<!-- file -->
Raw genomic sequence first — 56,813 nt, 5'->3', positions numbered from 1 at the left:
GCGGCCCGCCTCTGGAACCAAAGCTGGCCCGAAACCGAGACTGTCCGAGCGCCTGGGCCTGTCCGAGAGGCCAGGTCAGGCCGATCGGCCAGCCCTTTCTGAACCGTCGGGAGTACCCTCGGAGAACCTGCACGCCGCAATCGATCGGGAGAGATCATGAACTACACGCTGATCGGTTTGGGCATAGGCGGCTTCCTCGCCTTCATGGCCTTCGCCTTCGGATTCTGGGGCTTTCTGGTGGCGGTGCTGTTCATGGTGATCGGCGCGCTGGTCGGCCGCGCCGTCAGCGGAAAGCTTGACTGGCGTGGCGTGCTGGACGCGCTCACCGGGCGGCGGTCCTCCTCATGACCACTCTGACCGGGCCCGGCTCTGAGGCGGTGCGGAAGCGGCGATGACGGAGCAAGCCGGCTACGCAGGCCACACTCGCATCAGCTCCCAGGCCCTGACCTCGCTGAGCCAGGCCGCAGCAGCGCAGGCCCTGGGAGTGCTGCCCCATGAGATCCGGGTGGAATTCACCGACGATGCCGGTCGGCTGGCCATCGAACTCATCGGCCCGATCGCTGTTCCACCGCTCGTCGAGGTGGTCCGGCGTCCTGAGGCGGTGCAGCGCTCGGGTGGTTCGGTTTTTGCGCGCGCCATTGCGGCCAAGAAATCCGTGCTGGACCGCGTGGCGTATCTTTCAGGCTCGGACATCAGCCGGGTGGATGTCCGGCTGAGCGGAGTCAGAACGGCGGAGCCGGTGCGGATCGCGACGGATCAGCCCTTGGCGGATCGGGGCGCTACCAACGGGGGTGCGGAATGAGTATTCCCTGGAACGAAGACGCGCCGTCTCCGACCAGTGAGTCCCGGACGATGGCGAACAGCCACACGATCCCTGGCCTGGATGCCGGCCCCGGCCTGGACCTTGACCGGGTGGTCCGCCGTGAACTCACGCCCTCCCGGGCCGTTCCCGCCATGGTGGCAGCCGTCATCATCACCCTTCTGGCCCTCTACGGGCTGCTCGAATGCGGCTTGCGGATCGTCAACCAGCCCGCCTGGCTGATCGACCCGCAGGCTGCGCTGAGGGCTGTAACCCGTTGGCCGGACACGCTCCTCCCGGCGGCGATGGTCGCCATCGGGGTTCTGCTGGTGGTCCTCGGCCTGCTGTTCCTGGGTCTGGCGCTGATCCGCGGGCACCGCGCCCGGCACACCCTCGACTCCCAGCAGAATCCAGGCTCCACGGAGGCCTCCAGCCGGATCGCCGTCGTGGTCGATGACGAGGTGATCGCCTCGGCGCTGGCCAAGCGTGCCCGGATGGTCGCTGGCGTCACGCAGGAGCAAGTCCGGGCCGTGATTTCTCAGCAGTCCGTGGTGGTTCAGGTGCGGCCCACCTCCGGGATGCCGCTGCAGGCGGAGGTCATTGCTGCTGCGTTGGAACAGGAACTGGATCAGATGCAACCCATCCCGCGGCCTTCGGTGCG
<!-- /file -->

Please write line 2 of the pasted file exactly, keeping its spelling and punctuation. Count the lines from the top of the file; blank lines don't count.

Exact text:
GCGGCCCGCCTCTGGAACCAAAGCTGGCCCGAAACCGAGACTGTCCGAGCGCCTGGGCCTGTCCGAGAGGCCAGGTCAGGCCGATCGGCCAGCCCTTTCTGAACCGTCGGGAGTACCCTCGGAGAACCTGCACGCCGCAATCGATCGGGAGAGATCATGAACTACACGCTGATCGGTTTGGGCATAGGCGGCTTCCTCGCCTTCATGGCCTTCGCCTTCGGATTCTGGGGCTTTCTGGTGGCGGTGCTGTTCATGGTGATCGGCGCGCTGGTCGGCCGCGCCGTCAGCGGAAAGCTTGACTGGCGTGGCGTGCTGGACGCGCTCACCGGGCGGCGGTCCTCCTCATGACCACTCTGACCGGGCCCGGCTCTGAGGCGGTGCGGAAGCGGCGATGACGGAGCAAGCCGGCTACGCAGGCCACACTCGCATCAGCTCCCAGGCCCTGACCTCGCTGAGCCAGGCCGCAGCAGCGCAGGCCCTGGGAGTGCTGCCCCATGAGATCCGGGTGGAATTCACCGACGATGCCGGTCGGCTGGCCATCGAACTCATCGGCCCGATCGCTGTTCCACCGCTCGTCGAGGTGGTCCGGCGTCCTGAGGCGGTGCAGCGCTCGGGTGGTTCGGTTTTTGCGCGCGCCATTGCGGCCAAGAAATCCGTGCTGGACCGCGTGGCGTATCTTTCAGGCTCGGACATCAGCCGGGTGGATGTCCGGCTGAGCGGAGTCAGAACGGCGGAGCCGGTGCGGATCGCGACGGATCAGCCCTTGGCGGATCGGGGCGCTACCAACGGGGGTGCGGAATGAGTATTCCCTGGAACGAAGACGCGCCGTCTCCGACCAGTGAGTCCCGGACGATGGCGAACAGCCACACGATCCCTGGCCTGGATGCCGGCCCCGGCCTGGACCTTGACCGGGTGGTCCGCCGTGAACTCACGCCCTCCCGGGCCGTTCCCGCCATGGTGGCAGCCGTCATCATCACCCTTCTGGCCCTCTACGGGCTGCTCGAATGCGGCTTGCGGATCGTCAACCAGCCCGCCTGGCTGATCGACCCGCAGGCTGCGCTGAGGGCTGTAACCCGTTGGCCGGACACGCTCCTCCCGGCGGCGATGGTCGCCATCGGGGTTCTGCTGGTGGTCCTCGGCCTGCTGTTCCTGGGTCTGGCGCTGATCCGCGGGCACCGCGCCCGGCACACCCTCGACTCCCAGCAGAATCCAGGCTCCACGGAGGCCTCCAGCCGGATCGCCGTCGTGGTCGATGACGAGGTGATCGCCTCGGCGCTGGCCAAGCGTGCCCGGATGGTCGCTGGCGTCACGCAGGAGCAAGTCCGGGCCGTGATTTCTCAGCAGTCCGTGGTGGTTCAGGTGCGGCCCACCTCCGGGATGCCGCTGCAGGCGGAGGTCATTGCTGCTGCGTTGGAACAGGAACTGGATCAGATGCAACCCATCCCGCGGCCTTCGGTGCG